Hundreds of women in Northern Ireland claim their career opportunities have been hampered because of pregnancy or maternity leave.
An investigation by the Equality Commission, which monitors compliance with equality legislation in the Province, reported unfair treatment such as the termination of employment; a change of role and losing out on pay increases.
Equality Commission chief executive Dr Evelyn Collins said the situation was unacceptable.
She said: “Over one-third of the women who talked to the commission about their experiences said that they had been treated unfairly or disadvantaged because of their pregnancy or because they took maternity leave.
“They believe this affected their finances, their career opportunities, their status at work and their health.
“This is not acceptable, 40 years after the introduction of legislation in Northern Ireland to provide protection from sex discrimination in employment.”
More than 900 mothers working in the private and public sector, with children aged under five, took part in the research.
A significant percentage, 36%, said they believed they had been treated unfairly or disadvantaged as a result of their pregnancy or maternity leave.
They believed that as a female employee they were expected to make a choice between parenthood and a rewarding career path.
Some women reported firms’ failure to consider the risks to health and safety of pregnant employees.
Others said they were overlooked for promotion; a dilution of work responsibilities; were denied training; had changes to working hours; experienced a reduction in bonus payments and were subjected to negative comments.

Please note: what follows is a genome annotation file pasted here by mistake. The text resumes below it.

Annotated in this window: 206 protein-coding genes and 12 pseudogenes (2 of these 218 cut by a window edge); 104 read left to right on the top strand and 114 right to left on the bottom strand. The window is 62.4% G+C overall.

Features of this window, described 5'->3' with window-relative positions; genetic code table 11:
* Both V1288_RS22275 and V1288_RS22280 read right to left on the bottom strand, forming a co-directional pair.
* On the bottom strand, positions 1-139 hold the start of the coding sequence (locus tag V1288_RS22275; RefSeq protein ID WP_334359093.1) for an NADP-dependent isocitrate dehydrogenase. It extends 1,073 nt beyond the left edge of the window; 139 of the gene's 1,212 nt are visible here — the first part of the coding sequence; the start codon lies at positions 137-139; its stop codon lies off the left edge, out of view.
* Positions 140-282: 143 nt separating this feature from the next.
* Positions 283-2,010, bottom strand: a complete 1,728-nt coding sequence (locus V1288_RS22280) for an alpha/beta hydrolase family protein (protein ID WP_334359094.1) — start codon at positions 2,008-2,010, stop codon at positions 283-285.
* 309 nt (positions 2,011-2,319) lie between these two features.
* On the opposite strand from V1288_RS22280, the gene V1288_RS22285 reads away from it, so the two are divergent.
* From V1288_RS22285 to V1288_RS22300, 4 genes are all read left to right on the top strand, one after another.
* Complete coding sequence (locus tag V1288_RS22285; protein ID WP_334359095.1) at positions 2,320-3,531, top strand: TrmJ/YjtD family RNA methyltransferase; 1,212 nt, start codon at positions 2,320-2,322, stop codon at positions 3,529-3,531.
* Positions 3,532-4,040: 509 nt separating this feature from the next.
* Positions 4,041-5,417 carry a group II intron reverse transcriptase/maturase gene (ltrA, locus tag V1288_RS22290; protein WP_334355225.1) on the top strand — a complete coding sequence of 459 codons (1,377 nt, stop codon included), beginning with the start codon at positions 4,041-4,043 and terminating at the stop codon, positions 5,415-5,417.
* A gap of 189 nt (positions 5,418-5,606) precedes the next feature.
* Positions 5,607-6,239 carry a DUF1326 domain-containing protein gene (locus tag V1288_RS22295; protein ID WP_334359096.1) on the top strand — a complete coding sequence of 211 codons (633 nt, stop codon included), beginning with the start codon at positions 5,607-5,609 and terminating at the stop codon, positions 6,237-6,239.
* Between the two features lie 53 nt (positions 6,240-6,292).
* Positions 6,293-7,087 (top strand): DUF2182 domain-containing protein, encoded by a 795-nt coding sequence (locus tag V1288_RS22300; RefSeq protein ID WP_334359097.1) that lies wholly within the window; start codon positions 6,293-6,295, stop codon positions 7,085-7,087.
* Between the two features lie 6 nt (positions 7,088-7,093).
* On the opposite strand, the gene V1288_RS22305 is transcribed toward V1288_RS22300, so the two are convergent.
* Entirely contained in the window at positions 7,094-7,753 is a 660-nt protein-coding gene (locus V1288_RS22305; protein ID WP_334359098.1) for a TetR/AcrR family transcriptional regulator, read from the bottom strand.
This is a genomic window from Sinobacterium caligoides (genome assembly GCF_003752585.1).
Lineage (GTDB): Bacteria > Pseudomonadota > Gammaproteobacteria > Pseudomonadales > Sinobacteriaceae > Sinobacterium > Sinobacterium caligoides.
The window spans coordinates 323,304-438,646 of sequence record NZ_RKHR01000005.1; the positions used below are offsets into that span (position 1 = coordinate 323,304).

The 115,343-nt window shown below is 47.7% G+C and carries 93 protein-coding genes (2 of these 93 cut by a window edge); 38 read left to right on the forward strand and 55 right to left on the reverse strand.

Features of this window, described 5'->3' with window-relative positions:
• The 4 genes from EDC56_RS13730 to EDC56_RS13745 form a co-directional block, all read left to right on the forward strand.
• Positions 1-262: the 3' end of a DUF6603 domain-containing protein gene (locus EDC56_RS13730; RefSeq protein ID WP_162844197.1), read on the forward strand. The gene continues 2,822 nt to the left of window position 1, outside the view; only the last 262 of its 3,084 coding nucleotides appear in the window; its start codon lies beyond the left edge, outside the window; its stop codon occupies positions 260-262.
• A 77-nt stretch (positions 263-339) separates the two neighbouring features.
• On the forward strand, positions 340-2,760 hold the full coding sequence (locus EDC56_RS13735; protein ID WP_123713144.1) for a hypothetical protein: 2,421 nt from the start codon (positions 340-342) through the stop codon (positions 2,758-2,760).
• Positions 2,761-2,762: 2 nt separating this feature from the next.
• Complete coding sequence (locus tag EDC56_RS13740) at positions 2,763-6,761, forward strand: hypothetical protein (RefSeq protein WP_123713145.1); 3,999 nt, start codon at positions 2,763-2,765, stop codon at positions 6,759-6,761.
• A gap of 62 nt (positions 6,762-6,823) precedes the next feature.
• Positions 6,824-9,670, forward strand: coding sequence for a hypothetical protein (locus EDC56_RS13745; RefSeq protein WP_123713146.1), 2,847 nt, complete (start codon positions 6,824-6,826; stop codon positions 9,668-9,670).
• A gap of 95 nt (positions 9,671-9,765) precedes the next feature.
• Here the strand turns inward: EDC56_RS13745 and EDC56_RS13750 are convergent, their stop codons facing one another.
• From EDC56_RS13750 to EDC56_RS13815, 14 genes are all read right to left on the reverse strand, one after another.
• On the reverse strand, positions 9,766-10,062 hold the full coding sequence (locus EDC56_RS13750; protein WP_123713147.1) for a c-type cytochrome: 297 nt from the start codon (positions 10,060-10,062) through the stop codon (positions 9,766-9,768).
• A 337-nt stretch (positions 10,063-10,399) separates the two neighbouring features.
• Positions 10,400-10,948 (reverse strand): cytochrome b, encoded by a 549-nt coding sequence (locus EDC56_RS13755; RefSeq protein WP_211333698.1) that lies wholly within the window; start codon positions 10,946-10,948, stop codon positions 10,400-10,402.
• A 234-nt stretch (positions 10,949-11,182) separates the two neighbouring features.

The findings of the report, Expecting Equality: a Formal Investigation under the Sex Discrimination (Northern Ireland) Order 1976, will be presented at a conference in the Titanic Belfast on Tuesday.
Employers were also invited to share their experiences.
Of those surveyed, most said that they provide support for pregnant employees and new mothers. They referred to policies and practices they had in place including flexible working arrangements, childcare vouchers and return to work incentives such as phased return and bonus payments.
Some employers also identified challenges associated with managing pregnancy, maternity leave and return to work. Difficulties in providing for staff absences were a concern to small businesses in particular.
Dr Collins said: “It is encouraging that almost half the women who responded to this investigation thought their employer had been supportive during their pregnancy, and on their return to work, and we know that there are many employers who want to do their best for their employees, who follow good practice, and have effective policies in place for pregnant members of staff.
“The results of this investigation highlight the need for an increased focus on ensuring that workplaces are fairer for, and more supportive, of pregnant employees and new mothers.
“We have made a number of recommendations in the report, to improve access to advice and information for employers and for employees, to improve employers’ practices and to highlight the economic benefits of utilising and retaining the skills and experience of pregnant workers and new mothers.
“We also want to encourage employers across all sectors to show leadership at a senior level to gender equality and to building an organisational culture that promotes gender equality in the workplace.”